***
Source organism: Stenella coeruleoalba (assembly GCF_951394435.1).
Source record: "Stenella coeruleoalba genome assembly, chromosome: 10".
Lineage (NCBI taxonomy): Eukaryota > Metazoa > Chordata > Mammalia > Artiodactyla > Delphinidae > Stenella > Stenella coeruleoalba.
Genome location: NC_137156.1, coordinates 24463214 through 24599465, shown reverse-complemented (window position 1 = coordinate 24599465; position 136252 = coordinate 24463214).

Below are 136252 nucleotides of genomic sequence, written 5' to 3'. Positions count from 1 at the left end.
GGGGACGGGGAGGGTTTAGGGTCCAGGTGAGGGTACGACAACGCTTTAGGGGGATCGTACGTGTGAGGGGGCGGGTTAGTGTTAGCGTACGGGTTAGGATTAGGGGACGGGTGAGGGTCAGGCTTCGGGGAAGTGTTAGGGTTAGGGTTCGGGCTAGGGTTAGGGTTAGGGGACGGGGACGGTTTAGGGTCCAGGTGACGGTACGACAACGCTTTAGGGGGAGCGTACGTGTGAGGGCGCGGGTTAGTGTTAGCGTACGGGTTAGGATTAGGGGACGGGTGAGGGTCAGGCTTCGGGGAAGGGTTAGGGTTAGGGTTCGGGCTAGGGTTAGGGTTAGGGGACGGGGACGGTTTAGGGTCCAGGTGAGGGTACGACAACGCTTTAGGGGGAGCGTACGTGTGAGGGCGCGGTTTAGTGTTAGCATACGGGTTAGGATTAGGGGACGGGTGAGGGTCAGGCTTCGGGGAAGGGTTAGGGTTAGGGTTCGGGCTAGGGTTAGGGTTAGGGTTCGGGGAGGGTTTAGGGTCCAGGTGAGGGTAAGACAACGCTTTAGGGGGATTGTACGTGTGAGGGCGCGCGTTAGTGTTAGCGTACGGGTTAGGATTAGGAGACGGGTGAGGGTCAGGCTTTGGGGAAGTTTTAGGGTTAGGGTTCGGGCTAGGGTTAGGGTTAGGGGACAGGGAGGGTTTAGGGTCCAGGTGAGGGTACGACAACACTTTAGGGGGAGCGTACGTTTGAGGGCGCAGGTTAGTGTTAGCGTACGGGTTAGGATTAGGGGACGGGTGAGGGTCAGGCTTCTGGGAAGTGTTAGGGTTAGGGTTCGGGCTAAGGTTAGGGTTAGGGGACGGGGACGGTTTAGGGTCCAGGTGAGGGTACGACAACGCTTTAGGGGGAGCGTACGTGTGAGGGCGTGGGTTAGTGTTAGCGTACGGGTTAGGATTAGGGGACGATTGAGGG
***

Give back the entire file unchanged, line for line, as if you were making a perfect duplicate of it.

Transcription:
Source organism: Stenella coeruleoalba (assembly GCF_951394435.1).
Source record: "Stenella coeruleoalba genome assembly, chromosome: 10".
Lineage (NCBI taxonomy): Eukaryota > Metazoa > Chordata > Mammalia > Artiodactyla > Delphinidae > Stenella > Stenella coeruleoalba.
Genome location: NC_137156.1, coordinates 24463214 through 24599465, shown reverse-complemented (window position 1 = coordinate 24599465; position 136252 = coordinate 24463214).

Below are 136252 nucleotides of genomic sequence, written 5' to 3'. Positions count from 1 at the left end.
GGGGACGGGGAGGGTTTAGGGTCCAGGTGAGGGTACGACAACGCTTTAGGGGGATCGTACGTGTGAGGGGGCGGGTTAGTGTTAGCGTACGGGTTAGGATTAGGGGACGGGTGAGGGTCAGGCTTCGGGGAAGTGTTAGGGTTAGGGTTCGGGCTAGGGTTAGGGTTAGGGGACGGGGACGGTTTAGGGTCCAGGTGACGGTACGACAACGCTTTAGGGGGAGCGTACGTGTGAGGGCGCGGGTTAGTGTTAGCGTACGGGTTAGGATTAGGGGACGGGTGAGGGTCAGGCTTCGGGGAAGGGTTAGGGTTAGGGTTCGGGCTAGGGTTAGGGTTAGGGGACGGGGACGGTTTAGGGTCCAGGTGAGGGTACGACAACGCTTTAGGGGGAGCGTACGTGTGAGGGCGCGGTTTAGTGTTAGCATACGGGTTAGGATTAGGGGACGGGTGAGGGTCAGGCTTCGGGGAAGGGTTAGGGTTAGGGTTCGGGCTAGGGTTAGGGTTAGGGTTCGGGGAGGGTTTAGGGTCCAGGTGAGGGTAAGACAACGCTTTAGGGGGATTGTACGTGTGAGGGCGCGCGTTAGTGTTAGCGTACGGGTTAGGATTAGGAGACGGGTGAGGGTCAGGCTTTGGGGAAGTTTTAGGGTTAGGGTTCGGGCTAGGGTTAGGGTTAGGGGACAGGGAGGGTTTAGGGTCCAGGTGAGGGTACGACAACACTTTAGGGGGAGCGTACGTTTGAGGGCGCAGGTTAGTGTTAGCGTACGGGTTAGGATTAGGGGACGGGTGAGGGTCAGGCTTCTGGGAAGTGTTAGGGTTAGGGTTCGGGCTAAGGTTAGGGTTAGGGGACGGGGACGGTTTAGGGTCCAGGTGAGGGTACGACAACGCTTTAGGGGGAGCGTACGTGTGAGGGCGTGGGTTAGTGTTAGCGTACGGGTTAGGATTAGGGGACGATTGAGGG